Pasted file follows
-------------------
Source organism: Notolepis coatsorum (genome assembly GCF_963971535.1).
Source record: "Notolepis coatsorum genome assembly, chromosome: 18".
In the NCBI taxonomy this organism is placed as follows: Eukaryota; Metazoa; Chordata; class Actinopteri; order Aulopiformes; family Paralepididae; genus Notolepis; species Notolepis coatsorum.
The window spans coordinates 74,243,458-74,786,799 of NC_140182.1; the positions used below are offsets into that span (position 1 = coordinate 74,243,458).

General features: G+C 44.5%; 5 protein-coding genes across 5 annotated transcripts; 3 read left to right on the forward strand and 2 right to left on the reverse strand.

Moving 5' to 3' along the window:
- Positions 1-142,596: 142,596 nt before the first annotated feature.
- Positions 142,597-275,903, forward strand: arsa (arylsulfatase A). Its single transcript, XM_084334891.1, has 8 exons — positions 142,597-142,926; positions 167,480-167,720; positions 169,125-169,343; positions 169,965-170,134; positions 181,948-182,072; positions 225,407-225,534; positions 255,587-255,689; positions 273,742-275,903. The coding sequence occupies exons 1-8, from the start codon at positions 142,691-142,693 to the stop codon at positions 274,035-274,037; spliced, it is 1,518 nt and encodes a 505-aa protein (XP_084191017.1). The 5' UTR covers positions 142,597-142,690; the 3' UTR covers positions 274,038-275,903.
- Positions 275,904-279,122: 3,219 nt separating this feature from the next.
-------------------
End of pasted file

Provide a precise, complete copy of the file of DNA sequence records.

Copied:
Source organism: Notolepis coatsorum (genome assembly GCF_963971535.1).
Source record: "Notolepis coatsorum genome assembly, chromosome: 18".
In the NCBI taxonomy this organism is placed as follows: Eukaryota; Metazoa; Chordata; class Actinopteri; order Aulopiformes; family Paralepididae; genus Notolepis; species Notolepis coatsorum.
The window spans coordinates 74,243,458-74,786,799 of NC_140182.1; the positions used below are offsets into that span (position 1 = coordinate 74,243,458).

General features: G+C 44.5%; 5 protein-coding genes across 5 annotated transcripts; 3 read left to right on the forward strand and 2 right to left on the reverse strand.

Moving 5' to 3' along the window:
- Positions 1-142,596: 142,596 nt before the first annotated feature.
- Positions 142,597-275,903, forward strand: arsa (arylsulfatase A). Its single transcript, XM_084334891.1, has 8 exons — positions 142,597-142,926; positions 167,480-167,720; positions 169,125-169,343; positions 169,965-170,134; positions 181,948-182,072; positions 225,407-225,534; positions 255,587-255,689; positions 273,742-275,903. The coding sequence occupies exons 1-8, from the start codon at positions 142,691-142,693 to the stop codon at positions 274,035-274,037; spliced, it is 1,518 nt and encodes a 505-aa protein (XP_084191017.1). The 5' UTR covers positions 142,597-142,690; the 3' UTR covers positions 274,038-275,903.
- Positions 275,904-279,122: 3,219 nt separating this feature from the next.